BLOOD, BLIGHT AND BALLISTICS (c)
Ayer Town 3057.7.18
Seama’s tale was much less dramatic. Someone had set a spell of dissolution upon the castle. He explained as they forged ahead.
“Do you remember how to cast a blight?”
“Am I supposed to?”
“Standard teaching for the fifth years – I’m sure you’ll have had it when you were a student. Perhaps you’ll remember being taken to the beach and making up sandcastles?”
“Sandcastles?” Tregar, walking ahead of Seama said nothing for a few moments but his shoulders lifted into a shrug. “I can remember building sandcastles in my younger years but I don’t remember ... Ah, now wait a minute. This’ll be the one where you’re to build the castle and then knock it down without touching it, that right?”
“Well nearly. The students who fail the test are the ones who give it the push. Other more subtle students fill the castle with water and pull at a few grains here and there. They fail too. A pass is given only to the students who understand that all things eventually decay, decompose, come apart, and they have to understand why.”
Tregar grunted in derision. “Well, that’s easy isn’t it? Erosion, the weight of the earth, the work of the elements.”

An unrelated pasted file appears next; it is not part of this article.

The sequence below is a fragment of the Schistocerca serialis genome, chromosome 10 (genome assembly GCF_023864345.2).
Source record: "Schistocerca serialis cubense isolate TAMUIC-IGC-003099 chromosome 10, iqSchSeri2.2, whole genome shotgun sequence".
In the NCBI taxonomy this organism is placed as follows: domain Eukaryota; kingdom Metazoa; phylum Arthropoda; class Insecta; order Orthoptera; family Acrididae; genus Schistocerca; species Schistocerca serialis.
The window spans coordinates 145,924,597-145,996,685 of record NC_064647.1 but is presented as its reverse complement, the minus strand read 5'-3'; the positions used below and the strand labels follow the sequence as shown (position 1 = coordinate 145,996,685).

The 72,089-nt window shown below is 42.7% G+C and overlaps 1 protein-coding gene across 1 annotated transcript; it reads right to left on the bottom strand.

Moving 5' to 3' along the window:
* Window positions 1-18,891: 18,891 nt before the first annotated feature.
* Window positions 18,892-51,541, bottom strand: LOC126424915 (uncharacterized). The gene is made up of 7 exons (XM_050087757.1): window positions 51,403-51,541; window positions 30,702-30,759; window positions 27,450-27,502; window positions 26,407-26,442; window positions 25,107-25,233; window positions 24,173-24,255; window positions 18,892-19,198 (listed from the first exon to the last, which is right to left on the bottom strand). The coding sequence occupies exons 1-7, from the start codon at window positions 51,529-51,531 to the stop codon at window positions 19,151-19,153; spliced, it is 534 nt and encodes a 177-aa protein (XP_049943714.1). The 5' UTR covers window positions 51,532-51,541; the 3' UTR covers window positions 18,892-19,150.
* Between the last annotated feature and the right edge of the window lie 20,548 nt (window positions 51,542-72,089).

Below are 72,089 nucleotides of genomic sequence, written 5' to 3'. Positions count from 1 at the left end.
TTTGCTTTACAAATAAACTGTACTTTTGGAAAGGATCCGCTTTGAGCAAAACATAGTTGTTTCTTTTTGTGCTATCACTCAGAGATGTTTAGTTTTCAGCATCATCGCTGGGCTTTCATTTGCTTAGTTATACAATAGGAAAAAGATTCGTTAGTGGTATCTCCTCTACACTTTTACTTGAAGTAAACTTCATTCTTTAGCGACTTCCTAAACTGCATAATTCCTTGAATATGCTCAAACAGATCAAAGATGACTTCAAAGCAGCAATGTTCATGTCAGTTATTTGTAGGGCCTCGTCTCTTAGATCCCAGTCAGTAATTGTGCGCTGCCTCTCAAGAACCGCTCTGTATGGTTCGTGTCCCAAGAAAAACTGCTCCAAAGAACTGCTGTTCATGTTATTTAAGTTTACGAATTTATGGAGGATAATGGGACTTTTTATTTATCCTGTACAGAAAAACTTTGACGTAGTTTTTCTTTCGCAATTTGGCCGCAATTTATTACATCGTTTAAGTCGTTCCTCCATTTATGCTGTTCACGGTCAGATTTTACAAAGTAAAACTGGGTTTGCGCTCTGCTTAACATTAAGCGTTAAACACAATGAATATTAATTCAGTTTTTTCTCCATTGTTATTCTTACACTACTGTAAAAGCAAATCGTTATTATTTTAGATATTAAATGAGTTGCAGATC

“You pass. Nearly. It is a matter of other attractions. The castle is put in place by our own force, using the weak cement of sand in water. Our will, we could say, is what makes and holds the castle together for a period of time. Eventually though, other forces will assert themselves. Left to itself, through the drying power of the sun, the pull of the earth, the scouring of the wind, the weight of the tide, our sandcastle is doomed before the day is out. Of course everything we build, everything we create is subject to the same problem: other forces continue on their set course just as we continue on ours.”
“So,” said Tregar happily, “I’m right then. In effect what you’re saying is that it’s all to do with external forces. In that case what’s so wrong with giving it the push?”
“Sorry, you fail. A two year old can knock down a sandcastle. But what if you could influence the action of other forces and you could do that without the use of kinetics? What if your will could cause all of the forces of decay to increase their natural activity, to work faster together? And that you could localize the effect? A word of dissolution supports the forces of decay, lends them greater power, enables them and drives them into greater action.”